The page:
Why isolating the parts can make a better whole

I’ve been working away quietly at the hotel getting ready for my sessions at the Faciliteringsdagarna in Stockholm starting tomorrow. There has been a pre-conference session going on with Michael Wilkinson and I checked in with the participants at lunch. What Kalle said made me think.

He told me he’d worked as a musician for 15 years and that taught him how important it was to isolate the small things that make a big difference. As a drummer, he’d regularly practiced the paradiddle whenever he could — that’s one of the core patterns of drumming with downbeat, beat, double beat, upbeat and so on. You can vary this pattern infinitely. Alone, it doesn’t sound like music, but if you practice it until it becomes part of you, your music will be stronger and better.

The same is true for stories.  Here’s some small thing that will make a big difference.

Practice REALLY seeing things. See them so well that you can describe them so others see them. There is a such a beauty and finesse possible in description. It takes us to where you are. Practice the language of the senses so people can feel what you feel. What are the parts that make a moving whole?

Practice the parts of your story. Practice your beginnings and endings. There are thousands of ways into the forest. How will you begin this story so that you intrigue your listener to stay with you to the end. Then practice the end. The Chinese say that a good story should have the head of a tiger, the body of a pig and the tail of a peacock. Grab me at the beginning, give me a feast in the middle and may it end in beauty (and that doesn’t mean a happy ending, by the way).

Isolate the parts of YOU as a storyteller — what makes good presence? How do you feel in your body? What stance are you taking in the room? How well do you use your voice? How do you blend words and silence? What is your tone like?  Observe others in action — especially when they are telling stories.  How do others grab people’s attention with their voice?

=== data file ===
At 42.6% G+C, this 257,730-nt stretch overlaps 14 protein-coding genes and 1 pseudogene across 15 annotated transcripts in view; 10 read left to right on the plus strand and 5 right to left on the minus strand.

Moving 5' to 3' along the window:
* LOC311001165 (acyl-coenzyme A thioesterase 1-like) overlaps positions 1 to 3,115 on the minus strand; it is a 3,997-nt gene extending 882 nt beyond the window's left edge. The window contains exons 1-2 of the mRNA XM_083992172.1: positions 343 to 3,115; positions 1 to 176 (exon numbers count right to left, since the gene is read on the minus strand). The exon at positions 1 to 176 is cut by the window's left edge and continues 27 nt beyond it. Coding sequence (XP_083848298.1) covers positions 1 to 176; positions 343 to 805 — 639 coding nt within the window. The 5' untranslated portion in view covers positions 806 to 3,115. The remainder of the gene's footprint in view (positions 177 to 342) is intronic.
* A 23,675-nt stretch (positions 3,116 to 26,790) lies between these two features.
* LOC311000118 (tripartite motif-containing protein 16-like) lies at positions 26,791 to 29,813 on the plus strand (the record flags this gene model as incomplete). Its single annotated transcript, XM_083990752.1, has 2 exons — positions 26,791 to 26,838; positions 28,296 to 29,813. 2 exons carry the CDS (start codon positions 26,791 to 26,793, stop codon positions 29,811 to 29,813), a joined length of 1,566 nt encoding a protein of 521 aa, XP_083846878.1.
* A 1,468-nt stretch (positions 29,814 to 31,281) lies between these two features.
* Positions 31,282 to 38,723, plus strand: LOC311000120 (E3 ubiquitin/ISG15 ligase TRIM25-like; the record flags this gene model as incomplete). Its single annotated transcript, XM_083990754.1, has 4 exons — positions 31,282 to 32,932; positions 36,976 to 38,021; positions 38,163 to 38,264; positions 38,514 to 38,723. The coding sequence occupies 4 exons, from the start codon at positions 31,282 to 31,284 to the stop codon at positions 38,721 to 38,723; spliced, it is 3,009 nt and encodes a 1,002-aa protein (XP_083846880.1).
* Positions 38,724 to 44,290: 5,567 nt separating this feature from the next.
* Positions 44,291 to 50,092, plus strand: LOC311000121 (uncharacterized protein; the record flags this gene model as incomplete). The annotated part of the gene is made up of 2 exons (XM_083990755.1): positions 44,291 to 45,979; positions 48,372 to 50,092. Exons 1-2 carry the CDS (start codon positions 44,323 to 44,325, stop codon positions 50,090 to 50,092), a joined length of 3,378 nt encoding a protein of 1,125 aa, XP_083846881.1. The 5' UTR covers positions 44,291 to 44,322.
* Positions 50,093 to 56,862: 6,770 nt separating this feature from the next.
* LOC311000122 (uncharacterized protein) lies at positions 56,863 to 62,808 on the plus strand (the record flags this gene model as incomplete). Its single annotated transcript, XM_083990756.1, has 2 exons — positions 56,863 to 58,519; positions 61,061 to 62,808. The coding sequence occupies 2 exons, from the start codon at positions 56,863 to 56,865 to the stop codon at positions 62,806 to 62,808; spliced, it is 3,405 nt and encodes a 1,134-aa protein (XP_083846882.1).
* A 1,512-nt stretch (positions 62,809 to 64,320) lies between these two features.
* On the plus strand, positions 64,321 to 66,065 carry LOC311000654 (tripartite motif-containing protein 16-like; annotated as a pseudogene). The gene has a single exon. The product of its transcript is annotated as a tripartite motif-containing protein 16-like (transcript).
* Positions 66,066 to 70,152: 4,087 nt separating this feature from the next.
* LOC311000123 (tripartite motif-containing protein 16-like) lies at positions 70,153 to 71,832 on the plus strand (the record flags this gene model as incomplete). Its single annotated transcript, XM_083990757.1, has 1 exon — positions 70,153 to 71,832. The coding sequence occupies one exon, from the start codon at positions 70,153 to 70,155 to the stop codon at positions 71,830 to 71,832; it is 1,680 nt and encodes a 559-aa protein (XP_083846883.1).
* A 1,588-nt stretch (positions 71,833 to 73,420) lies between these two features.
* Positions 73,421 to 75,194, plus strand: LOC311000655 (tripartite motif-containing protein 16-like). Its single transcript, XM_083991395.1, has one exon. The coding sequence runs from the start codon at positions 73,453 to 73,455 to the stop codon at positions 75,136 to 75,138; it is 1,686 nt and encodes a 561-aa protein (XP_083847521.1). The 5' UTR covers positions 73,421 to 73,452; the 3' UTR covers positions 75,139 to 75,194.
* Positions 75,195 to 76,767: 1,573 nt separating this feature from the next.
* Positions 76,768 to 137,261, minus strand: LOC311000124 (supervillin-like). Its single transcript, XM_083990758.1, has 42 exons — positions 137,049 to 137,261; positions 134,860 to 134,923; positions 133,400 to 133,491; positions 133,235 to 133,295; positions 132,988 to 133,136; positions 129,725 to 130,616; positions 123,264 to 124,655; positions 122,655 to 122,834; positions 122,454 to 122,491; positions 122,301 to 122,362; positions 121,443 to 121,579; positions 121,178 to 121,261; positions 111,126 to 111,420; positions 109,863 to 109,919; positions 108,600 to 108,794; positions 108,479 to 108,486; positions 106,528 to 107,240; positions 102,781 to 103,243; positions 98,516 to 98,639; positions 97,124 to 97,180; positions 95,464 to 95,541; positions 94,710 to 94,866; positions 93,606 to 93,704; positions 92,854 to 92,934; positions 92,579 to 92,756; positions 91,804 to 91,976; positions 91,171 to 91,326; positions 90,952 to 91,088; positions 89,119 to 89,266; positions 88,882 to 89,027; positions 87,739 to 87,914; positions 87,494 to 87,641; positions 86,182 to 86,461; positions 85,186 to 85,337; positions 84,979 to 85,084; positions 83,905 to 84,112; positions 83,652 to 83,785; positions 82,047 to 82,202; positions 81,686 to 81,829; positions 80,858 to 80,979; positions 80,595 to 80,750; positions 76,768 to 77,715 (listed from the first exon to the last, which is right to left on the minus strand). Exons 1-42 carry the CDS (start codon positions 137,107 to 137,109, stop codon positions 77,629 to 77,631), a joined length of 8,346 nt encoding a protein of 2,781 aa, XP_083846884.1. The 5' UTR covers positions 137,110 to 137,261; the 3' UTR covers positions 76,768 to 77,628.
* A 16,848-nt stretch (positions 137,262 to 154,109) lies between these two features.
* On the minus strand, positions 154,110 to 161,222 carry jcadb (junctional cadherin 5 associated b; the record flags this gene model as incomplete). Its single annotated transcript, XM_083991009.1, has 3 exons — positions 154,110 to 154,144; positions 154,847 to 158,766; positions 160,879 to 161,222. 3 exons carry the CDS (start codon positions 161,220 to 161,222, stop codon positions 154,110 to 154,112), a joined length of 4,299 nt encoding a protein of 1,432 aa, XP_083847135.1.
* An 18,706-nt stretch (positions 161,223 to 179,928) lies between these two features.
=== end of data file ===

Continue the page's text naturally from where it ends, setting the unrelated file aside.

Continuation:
And finally, listen. Listen a lot. Listen even more. Some of my young friends like to say “listen louder”. What are the stories the world needs now? What are the stories calling your name? Where can you be a storycatcher for stories that need to travel in this world? And where can you tell them? This you can only know by listening. Perhaps listening is one of the most beautiful acts of love you can practice every day. Even to yourself. And especially to others.

All of these things are simple. Some of them are not so easy. But the first step to mastery is practice. Just keep on practicing. Today is just practice for tomorrow, Aikido masters say. That’s a good thing to remember. The PERFECT bus already left town. Let’s just keep practicing.

Part of the magic of storytelling is about integrating the little things so well that the whole thing feels both spontaneous and utterly authentic. Besides, there’s no better practice in the world than practicing being the best of yourself.

Comments 1

  1. Mary Alice Arthur

    Lovely! Thank you Mary Alice, I really enjoy your company. Embraced by your listening, talking with you, sharing experiences and listen to your attitude and energy. See you/ K

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